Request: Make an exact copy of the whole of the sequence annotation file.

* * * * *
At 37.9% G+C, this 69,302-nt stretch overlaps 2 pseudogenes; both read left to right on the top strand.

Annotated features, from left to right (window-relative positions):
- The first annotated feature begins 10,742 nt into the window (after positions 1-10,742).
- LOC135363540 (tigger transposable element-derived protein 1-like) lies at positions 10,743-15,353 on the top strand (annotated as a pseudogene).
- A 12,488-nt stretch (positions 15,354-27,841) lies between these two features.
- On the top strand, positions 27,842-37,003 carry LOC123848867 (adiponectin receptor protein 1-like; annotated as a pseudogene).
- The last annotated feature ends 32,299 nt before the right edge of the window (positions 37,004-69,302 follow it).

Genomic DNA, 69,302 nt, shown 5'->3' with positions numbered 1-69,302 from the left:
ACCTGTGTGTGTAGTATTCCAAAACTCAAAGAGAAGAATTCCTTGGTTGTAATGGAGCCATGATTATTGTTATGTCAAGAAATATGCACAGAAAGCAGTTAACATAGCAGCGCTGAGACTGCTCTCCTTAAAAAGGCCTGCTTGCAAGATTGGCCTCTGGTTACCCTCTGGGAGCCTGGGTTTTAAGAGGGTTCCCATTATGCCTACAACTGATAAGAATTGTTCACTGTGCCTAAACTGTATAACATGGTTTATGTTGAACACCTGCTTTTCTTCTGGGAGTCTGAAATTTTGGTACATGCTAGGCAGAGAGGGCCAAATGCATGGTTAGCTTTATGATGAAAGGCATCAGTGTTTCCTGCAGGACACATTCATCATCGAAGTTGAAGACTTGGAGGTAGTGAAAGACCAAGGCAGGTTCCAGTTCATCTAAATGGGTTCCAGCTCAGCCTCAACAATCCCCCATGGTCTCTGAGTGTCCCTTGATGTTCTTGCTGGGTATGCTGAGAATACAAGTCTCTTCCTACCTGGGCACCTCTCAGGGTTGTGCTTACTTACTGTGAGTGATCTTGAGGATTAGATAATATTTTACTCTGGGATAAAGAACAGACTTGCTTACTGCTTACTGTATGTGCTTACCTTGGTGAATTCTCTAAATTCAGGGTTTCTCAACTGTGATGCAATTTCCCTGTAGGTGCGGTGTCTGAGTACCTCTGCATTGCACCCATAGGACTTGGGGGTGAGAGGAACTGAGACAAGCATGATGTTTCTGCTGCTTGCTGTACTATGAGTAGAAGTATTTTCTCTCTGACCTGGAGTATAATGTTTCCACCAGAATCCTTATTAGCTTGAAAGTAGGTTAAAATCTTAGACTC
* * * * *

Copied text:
At 37.9% G+C, this 69,302-nt stretch overlaps 2 pseudogenes; both read left to right on the top strand.

Annotated features, from left to right (window-relative positions):
- The first annotated feature begins 10,742 nt into the window (after positions 1-10,742).
- LOC135363540 (tigger transposable element-derived protein 1-like) lies at positions 10,743-15,353 on the top strand (annotated as a pseudogene).
- A 12,488-nt stretch (positions 15,354-27,841) lies between these two features.
- On the top strand, positions 27,842-37,003 carry LOC123848867 (adiponectin receptor protein 1-like; annotated as a pseudogene).
- The last annotated feature ends 32,299 nt before the right edge of the window (positions 37,004-69,302 follow it).

Genomic DNA, 69,302 nt, shown 5'->3' with positions numbered 1-69,302 from the left:
ACCTGTGTGTGTAGTATTCCAAAACTCAAAGAGAAGAATTCCTTGGTTGTAATGGAGCCATGATTATTGTTATGTCAAGAAATATGCACAGAAAGCAGTTAACATAGCAGCGCTGAGACTGCTCTCCTTAAAAAGGCCTGCTTGCAAGATTGGCCTCTGGTTACCCTCTGGGAGCCTGGGTTTTAAGAGGGTTCCCATTATGCCTACAACTGATAAGAATTGTTCACTGTGCCTAAACTGTATAACATGGTTTATGTTGAACACCTGCTTTTCTTCTGGGAGTCTGAAATTTTGGTACATGCTAGGCAGAGAGGGCCAAATGCATGGTTAGCTTTATGATGAAAGGCATCAGTGTTTCCTGCAGGACACATTCATCATCGAAGTTGAAGACTTGGAGGTAGTGAAAGACCAAGGCAGGTTCCAGTTCATCTAAATGGGTTCCAGCTCAGCCTCAACAATCCCCCATGGTCTCTGAGTGTCCCTTGATGTTCTTGCTGGGTATGCTGAGAATACAAGTCTCTTCCTACCTGGGCACCTCTCAGGGTTGTGCTTACTTACTGTGAGTGATCTTGAGGATTAGATAATATTTTACTCTGGGATAAAGAACAGACTTGCTTACTGCTTACTGTATGTGCTTACCTTGGTGAATTCTCTAAATTCAGGGTTTCTCAACTGTGATGCAATTTCCCTGTAGGTGCGGTGTCTGAGTACCTCTGCATTGCACCCATAGGACTTGGGGGTGAGAGGAACTGAGACAAGCATGATGTTTCTGCTGCTTGCTGTACTATGAGTAGAAGTATTTTCTCTCTGACCTGGAGTATAATGTTTCCACCAGAATCCTTATTAGCTTGAAAGTAGGTTAAAATCTTAGACTC